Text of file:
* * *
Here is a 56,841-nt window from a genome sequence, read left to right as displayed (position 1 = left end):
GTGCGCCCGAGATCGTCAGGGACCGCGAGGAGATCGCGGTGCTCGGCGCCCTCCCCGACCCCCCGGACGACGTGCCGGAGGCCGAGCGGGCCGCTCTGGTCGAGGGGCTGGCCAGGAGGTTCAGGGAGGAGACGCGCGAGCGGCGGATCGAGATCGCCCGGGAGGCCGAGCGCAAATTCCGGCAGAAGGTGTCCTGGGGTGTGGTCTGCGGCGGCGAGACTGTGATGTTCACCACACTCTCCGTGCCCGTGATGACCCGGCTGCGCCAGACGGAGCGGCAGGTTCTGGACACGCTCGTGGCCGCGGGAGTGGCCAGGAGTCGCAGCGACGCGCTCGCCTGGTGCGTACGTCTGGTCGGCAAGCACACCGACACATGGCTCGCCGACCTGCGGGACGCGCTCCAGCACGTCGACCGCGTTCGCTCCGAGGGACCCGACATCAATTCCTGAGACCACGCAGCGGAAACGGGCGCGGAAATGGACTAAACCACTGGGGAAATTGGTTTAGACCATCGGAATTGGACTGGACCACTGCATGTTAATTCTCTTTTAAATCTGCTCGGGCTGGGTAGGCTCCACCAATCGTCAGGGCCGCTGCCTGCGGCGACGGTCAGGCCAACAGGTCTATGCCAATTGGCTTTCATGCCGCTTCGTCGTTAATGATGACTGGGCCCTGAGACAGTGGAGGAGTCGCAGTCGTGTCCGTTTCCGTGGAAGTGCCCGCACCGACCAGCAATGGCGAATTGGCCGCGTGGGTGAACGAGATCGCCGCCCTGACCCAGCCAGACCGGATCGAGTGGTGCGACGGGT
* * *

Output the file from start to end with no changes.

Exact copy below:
Here is a 56,841-nt window from a genome sequence, read left to right as displayed (position 1 = left end):
GTGCGCCCGAGATCGTCAGGGACCGCGAGGAGATCGCGGTGCTCGGCGCCCTCCCCGACCCCCCGGACGACGTGCCGGAGGCCGAGCGGGCCGCTCTGGTCGAGGGGCTGGCCAGGAGGTTCAGGGAGGAGACGCGCGAGCGGCGGATCGAGATCGCCCGGGAGGCCGAGCGCAAATTCCGGCAGAAGGTGTCCTGGGGTGTGGTCTGCGGCGGCGAGACTGTGATGTTCACCACACTCTCCGTGCCCGTGATGACCCGGCTGCGCCAGACGGAGCGGCAGGTTCTGGACACGCTCGTGGCCGCGGGAGTGGCCAGGAGTCGCAGCGACGCGCTCGCCTGGTGCGTACGTCTGGTCGGCAAGCACACCGACACATGGCTCGCCGACCTGCGGGACGCGCTCCAGCACGTCGACCGCGTTCGCTCCGAGGGACCCGACATCAATTCCTGAGACCACGCAGCGGAAACGGGCGCGGAAATGGACTAAACCACTGGGGAAATTGGTTTAGACCATCGGAATTGGACTGGACCACTGCATGTTAATTCTCTTTTAAATCTGCTCGGGCTGGGTAGGCTCCACCAATCGTCAGGGCCGCTGCCTGCGGCGACGGTCAGGCCAACAGGTCTATGCCAATTGGCTTTCATGCCGCTTCGTCGTTAATGATGACTGGGCCCTGAGACAGTGGAGGAGTCGCAGTCGTGTCCGTTTCCGTGGAAGTGCCCGCACCGACCAGCAATGGCGAATTGGCCGCGTGGGTGAACGAGATCGCCGCCCTGACCCAGCCAGACCGGATCGAGTGGTGCGACGGGT